"Ghost" notes in my Silverface Twin..??..

Discussion in 'Amps/Cabs Tech Corner: Amplifier, Cab & Speakers' started by JingleJungle, Aug 4, 2005.

  1. JingleJungle

    JingleJungle Member

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    I just had an acquaintance over to try out one of my guitties for sale.
    We plugged into my early 80s Fender Silverface Twin (Mastervolume) and off we went - volume on 4, all tones on 5, reverb on 3, master on 3.

    My friend was basically looking for dead spots on the fretboard when we both heard that the E on the g string (9th) fret produced a ghost note.
    It seems to be off like about a semitone or so. It gets fainter on F and Eb. we tried some other guitars and yup, the note is always there.
    I can hear it in the dry channel (faintly) and in the vib-rev channel (more pronounced).

    What is it? A microphonic pre tube? If so, which could it be?
    There's an awful lot of pillbottles to swap around there, so I'd appreciate if someone could give me a pointer as to where to start looking.

    Thank y'all!!

    JJ
     
  2. tmac

    tmac Goldmember Gold Supporting Member

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    Could be a preamp tube giving off some sympathetic microphonics, or maybe speaker cone cry.

    Could be power supply filter caps too. When they get dry they can lend an odd hamonic under a note.
     
  3. JingleJungle

    JingleJungle Member

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    Would one get cone speaker cry even at low volumes?
    OTOH the idea of the caps seems "interesting" (in a bad way, unfortunately).

    Thank you,

    JJ
     
  4. TheAmpNerd

    TheAmpNerd Member

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    Shouldn't be bad at all.

    tmac is on the correct path.

    Then eliminate possibilities...

    1. Does it do the same thing in both channels?

    If yes, then
    probably down stream
    Check PI and power tubes.

    If not, then
    it is either V2 , V3, V4,
    Replace one at a time until
    found.


    If that doesn't work, plug the amp
    into another cab see if that does it.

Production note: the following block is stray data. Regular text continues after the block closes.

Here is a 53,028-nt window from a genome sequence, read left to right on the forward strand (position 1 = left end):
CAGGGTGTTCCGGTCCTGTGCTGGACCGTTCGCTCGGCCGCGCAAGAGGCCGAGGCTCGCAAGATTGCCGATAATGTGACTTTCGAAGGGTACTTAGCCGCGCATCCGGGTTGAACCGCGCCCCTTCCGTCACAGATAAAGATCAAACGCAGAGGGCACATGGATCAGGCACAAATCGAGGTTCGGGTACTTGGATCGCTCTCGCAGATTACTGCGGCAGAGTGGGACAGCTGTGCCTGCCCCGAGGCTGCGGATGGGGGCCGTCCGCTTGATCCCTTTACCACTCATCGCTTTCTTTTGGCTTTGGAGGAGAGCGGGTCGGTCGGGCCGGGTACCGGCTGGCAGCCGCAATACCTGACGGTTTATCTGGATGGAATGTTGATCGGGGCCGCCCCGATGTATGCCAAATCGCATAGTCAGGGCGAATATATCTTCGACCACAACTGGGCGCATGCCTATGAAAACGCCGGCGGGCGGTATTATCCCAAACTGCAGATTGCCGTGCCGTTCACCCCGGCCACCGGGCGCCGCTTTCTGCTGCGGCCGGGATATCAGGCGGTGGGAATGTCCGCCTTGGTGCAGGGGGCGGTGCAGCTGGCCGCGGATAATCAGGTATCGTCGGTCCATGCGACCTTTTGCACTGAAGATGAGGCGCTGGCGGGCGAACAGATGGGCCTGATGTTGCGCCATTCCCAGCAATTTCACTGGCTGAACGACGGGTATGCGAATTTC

Also tighten up the baffle board,
    and speakers, just in case.

    If non of that works could be time
    for a cap job...it is about due, if the
    amp is an 80s Twin.

    Good luck and let us know what you find out.

    There are a bunch of great folks who hang out here.
     
  5. Blue Strat

    Blue Strat Member

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    Caps would be my first guess. Try disconnecting one speaker at a time and see what happens.
     
  6. John Phillips

    John Phillips Member

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    Remember that in Europe, mains frequency is 50Hz, which is very close to a G.

    A failing filter cap could cause this sort of following note. If the caps are original, I'd start there. This is quite a normal symptom.
     
  7. JingleJungle

    JingleJungle Member

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    Thank you guys. Your info is invaluable!

    Just to give you an idea of the scale of the problem

    There are no "amp doctors" where I live
    The closest amp specialist is 45 minutes away
    In august everyting shuts down for a month or so

    :(

    Major bummer - esepcially if you think that my Rivera M60 is still dead (there still is a post somewhere to this effect).

    JJ
     
  8. John Phillips

    John Phillips Member

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    I must have missed that one... I've just posted a suggestion on it.
     
  9. JingleJungle

    JingleJungle Member

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    Dude - you're great.
    Thank you so much.

    JJ
     
  10. Wakarusa

    Wakarusa Member

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    One other place to look is the guitar itself. If the strings are too close to the pickups you can get ghost noting.
     

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